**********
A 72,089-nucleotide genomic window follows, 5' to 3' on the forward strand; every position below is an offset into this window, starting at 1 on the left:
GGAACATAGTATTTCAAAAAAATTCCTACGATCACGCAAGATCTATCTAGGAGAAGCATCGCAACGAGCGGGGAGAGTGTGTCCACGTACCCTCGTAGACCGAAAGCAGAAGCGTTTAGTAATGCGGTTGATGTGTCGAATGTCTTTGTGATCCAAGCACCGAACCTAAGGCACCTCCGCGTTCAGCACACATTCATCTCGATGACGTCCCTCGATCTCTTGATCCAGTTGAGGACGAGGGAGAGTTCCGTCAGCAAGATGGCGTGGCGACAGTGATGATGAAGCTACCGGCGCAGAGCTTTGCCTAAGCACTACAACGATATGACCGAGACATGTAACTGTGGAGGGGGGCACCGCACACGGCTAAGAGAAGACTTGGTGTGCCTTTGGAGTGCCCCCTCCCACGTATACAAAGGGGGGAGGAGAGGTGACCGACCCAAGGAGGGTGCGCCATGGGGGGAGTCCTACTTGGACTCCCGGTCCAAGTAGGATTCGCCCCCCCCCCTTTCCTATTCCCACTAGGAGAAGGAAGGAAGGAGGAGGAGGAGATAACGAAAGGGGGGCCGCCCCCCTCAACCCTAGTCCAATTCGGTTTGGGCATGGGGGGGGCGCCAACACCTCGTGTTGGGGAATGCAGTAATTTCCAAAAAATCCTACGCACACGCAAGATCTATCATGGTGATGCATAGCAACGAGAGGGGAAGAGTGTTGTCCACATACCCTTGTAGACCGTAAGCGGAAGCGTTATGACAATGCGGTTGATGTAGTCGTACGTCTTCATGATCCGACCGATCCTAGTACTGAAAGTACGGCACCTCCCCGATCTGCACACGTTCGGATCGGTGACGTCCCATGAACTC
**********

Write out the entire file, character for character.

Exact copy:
A 72,089-nucleotide genomic window follows, 5' to 3' on the forward strand; every position below is an offset into this window, starting at 1 on the left:
GGAACATAGTATTTCAAAAAAATTCCTACGATCACGCAAGATCTATCTAGGAGAAGCATCGCAACGAGCGGGGAGAGTGTGTCCACGTACCCTCGTAGACCGAAAGCAGAAGCGTTTAGTAATGCGGTTGATGTGTCGAATGTCTTTGTGATCCAAGCACCGAACCTAAGGCACCTCCGCGTTCAGCACACATTCATCTCGATGACGTCCCTCGATCTCTTGATCCAGTTGAGGACGAGGGAGAGTTCCGTCAGCAAGATGGCGTGGCGACAGTGATGATGAAGCTACCGGCGCAGAGCTTTGCCTAAGCACTACAACGATATGACCGAGACATGTAACTGTGGAGGGGGGCACCGCACACGGCTAAGAGAAGACTTGGTGTGCCTTTGGAGTGCCCCCTCCCACGTATACAAAGGGGGGAGGAGAGGTGACCGACCCAAGGAGGGTGCGCCATGGGGGGAGTCCTACTTGGACTCCCGGTCCAAGTAGGATTCGCCCCCCCCCCTTTCCTATTCCCACTAGGAGAAGGAAGGAAGGAGGAGGAGGAGATAACGAAAGGGGGGCCGCCCCCCTCAACCCTAGTCCAATTCGGTTTGGGCATGGGGGGGGCGCCAACACCTCGTGTTGGGGAATGCAGTAATTTCCAAAAAATCCTACGCACACGCAAGATCTATCATGGTGATGCATAGCAACGAGAGGGGAAGAGTGTTGTCCACATACCCTTGTAGACCGTAAGCGGAAGCGTTATGACAATGCGGTTGATGTAGTCGTACGTCTTCATGATCCGACCGATCCTAGTACTGAAAGTACGGCACCTCCCCGATCTGCACACGTTCGGATCGGTGACGTCCCATGAACTC